This review was not registered on a public database. It has been approved and registered on the database of dissertation projects for the MSc in Clinical Neurology at the University of Sheffield.

Search Strategy

A systematic computer-based literature search was conducted on 19th February, 2018, using the PubMed database, covering all articles published in the date range 01/01/1990-19/02/18. For the search we used two Medical Subject Headings (MeSH) terms in title or abstract. Term A was “dystonia” or “dystonic” or “anterocollis” or “torticollis” or “laterocollis” or “blepharospasm” or “writer’s cramp”. Term B was “quality of life” OR “qol”. Filters were species to humans, language to English and full text to be available. Additionally, we pursued the reference lists of the identified papers to try and include further papers reporting aspects of QoL in idiopathic dystonia populations that were not revealed based on the above mentioned search.

Inclusion and exclusion criteria

In order to be included in the review articles were required to meet the following criteria: (1) be original articles; (2) study human subjects; (3) be written in English; (4) refer to idiopathic dystonia; (5) refer to the QoL of subjects. The exclusion criteria for the articles were as follows: (1) be book chapters, reviews, meta-analyses, development of clinical scales, letters to the editor and editorials not providing new data, study protocols; (2) be articles on patients with non-idiopathic dystonia; (3) be articles with a lack of individual results for idiopathic focal dystonia/ segmental dystonia/ multifocal dystonia/ generalized dystonia even if these subjects were included in the study; (4) be articles which did not explore QoL as an outcome measure.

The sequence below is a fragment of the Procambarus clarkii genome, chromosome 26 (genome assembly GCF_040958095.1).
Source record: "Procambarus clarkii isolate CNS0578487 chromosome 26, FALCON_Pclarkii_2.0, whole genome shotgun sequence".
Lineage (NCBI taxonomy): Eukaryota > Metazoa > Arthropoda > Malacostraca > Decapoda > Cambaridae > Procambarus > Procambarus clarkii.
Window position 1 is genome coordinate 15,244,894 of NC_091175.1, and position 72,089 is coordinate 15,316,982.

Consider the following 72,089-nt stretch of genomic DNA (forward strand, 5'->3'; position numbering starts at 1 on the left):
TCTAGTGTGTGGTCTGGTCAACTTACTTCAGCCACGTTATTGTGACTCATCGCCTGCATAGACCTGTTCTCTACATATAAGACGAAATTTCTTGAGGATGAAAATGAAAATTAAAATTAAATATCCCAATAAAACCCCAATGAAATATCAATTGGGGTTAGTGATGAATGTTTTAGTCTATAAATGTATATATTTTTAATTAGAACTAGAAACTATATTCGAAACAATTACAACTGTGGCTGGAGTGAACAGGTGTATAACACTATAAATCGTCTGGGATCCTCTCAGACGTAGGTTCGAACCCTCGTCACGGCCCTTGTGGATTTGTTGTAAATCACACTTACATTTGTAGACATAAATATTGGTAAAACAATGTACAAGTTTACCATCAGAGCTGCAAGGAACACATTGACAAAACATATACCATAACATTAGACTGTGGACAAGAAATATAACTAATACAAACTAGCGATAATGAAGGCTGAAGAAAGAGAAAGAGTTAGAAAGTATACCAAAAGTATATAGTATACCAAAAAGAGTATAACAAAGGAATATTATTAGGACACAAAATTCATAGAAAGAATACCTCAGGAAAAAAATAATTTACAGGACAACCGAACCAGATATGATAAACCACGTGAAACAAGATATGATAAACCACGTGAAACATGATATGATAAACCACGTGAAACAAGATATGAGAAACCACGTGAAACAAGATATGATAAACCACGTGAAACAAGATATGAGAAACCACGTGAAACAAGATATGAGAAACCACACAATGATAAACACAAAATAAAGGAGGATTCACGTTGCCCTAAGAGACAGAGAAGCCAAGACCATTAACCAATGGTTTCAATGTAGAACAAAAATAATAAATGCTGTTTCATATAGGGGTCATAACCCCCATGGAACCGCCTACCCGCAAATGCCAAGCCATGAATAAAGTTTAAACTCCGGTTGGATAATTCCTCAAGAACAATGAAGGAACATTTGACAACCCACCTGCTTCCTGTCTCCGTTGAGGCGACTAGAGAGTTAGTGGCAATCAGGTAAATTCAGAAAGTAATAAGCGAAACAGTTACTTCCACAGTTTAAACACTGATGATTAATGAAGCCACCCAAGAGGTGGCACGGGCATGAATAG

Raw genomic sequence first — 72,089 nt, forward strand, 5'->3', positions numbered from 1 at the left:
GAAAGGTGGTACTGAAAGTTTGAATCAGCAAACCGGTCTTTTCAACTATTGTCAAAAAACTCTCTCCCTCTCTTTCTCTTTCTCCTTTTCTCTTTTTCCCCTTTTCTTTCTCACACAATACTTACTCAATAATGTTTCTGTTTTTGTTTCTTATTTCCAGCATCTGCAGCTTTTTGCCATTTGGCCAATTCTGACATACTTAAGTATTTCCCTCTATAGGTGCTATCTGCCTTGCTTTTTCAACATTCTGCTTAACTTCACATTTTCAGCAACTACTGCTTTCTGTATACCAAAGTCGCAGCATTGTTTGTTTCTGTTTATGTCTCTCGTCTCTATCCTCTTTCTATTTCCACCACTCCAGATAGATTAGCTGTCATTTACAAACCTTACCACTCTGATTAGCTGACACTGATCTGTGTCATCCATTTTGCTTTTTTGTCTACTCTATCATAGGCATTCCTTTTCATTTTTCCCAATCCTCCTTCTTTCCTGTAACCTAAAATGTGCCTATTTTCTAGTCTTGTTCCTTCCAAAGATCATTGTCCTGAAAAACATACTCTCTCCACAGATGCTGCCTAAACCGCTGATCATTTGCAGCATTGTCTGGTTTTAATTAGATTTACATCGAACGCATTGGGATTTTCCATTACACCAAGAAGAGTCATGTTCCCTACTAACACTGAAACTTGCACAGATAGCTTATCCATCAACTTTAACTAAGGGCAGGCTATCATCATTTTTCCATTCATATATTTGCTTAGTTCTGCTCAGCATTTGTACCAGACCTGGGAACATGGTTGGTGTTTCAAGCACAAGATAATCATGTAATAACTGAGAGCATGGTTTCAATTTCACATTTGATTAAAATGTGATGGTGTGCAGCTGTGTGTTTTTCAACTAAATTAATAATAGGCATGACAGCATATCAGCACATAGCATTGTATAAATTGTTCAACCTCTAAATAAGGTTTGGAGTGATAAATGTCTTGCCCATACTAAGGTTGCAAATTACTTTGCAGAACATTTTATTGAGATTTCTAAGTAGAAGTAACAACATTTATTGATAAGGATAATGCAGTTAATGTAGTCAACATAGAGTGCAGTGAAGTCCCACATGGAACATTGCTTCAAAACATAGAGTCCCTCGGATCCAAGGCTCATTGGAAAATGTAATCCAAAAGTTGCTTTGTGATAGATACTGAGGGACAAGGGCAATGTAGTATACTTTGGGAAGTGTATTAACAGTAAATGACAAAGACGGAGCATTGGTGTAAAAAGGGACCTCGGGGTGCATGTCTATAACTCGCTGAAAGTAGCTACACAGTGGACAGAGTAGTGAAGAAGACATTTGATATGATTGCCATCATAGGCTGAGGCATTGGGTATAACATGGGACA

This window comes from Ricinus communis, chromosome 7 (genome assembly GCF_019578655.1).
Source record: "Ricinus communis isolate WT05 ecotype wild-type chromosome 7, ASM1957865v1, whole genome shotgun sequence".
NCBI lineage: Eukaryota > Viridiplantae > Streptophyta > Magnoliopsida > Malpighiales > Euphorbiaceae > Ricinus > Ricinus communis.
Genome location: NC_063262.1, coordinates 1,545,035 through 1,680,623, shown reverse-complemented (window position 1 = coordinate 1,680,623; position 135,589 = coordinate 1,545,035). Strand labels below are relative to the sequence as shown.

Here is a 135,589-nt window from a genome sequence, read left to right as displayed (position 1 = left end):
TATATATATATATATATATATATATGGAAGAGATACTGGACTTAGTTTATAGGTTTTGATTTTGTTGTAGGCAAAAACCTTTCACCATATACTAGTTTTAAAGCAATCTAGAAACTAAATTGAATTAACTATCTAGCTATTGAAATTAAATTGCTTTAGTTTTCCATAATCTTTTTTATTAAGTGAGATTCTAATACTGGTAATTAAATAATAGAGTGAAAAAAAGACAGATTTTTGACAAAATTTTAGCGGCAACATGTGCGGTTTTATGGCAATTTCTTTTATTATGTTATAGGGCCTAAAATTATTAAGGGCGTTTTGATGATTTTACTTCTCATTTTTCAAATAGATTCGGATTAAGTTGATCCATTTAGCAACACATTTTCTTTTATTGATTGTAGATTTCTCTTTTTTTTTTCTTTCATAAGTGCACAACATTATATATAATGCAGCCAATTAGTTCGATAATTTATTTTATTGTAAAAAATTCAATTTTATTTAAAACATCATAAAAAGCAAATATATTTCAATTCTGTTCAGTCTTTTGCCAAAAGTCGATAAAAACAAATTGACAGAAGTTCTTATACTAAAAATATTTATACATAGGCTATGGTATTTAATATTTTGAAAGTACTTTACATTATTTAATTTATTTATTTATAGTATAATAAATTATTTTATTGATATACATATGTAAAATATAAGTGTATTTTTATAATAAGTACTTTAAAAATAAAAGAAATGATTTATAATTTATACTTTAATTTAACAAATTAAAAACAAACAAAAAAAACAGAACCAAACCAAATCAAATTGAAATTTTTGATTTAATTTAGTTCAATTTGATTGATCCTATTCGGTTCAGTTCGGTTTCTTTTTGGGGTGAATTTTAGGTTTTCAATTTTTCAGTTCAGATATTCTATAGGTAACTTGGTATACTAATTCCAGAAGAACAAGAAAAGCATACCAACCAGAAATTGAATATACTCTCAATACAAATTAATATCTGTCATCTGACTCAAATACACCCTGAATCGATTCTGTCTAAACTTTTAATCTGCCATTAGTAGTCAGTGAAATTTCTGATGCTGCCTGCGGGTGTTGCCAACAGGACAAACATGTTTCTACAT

Synthesis of results

This study is reported in accordance with the ‘Preferred Reporting Items for Systematic Reviews and Meta-Analysis (PRISMA) guidelines’ [7]. A database was developed using the Statistical Package for Social Science, version 23 for Mackintosh. Pooled frequencies and descriptive characteristic of demographic parameters (age and gender) for each type of dystonia were calculated.

Assessment of bias

The studies included in this review did not contain sufficient quantitative data for which risk bias tools such as funnel plots could be conducted. A risk of bias tool was, therefore, not used.

Compliance with ethical guidelines

This article is based upon previously published studies. The article is in compliance with the journal’s ethical guidelines.


Selected studies

A PRISMA chart displays the process of article selection (Fig. 1). The PubMed search identified 284 articles. A total of 210 articles were excluded during the eligibility assessment, and a further one article was added after scanning the references of the included studies. In total, 75 articles met the inclusion criteria. Case series constituted the commonest type of paper (65.3%) included in this review. More than 50% of articles reporting QoL in dystonia have been published in the past 8 years. Twenty-five articles analysed cervical dystonia (CD) whilst only one article reviewed QoL in musician’s dystonia. A summary of trial and patient characteristics has been demonstrated in Table 1.

Fig. 1

PRISMA chart displaying article selection process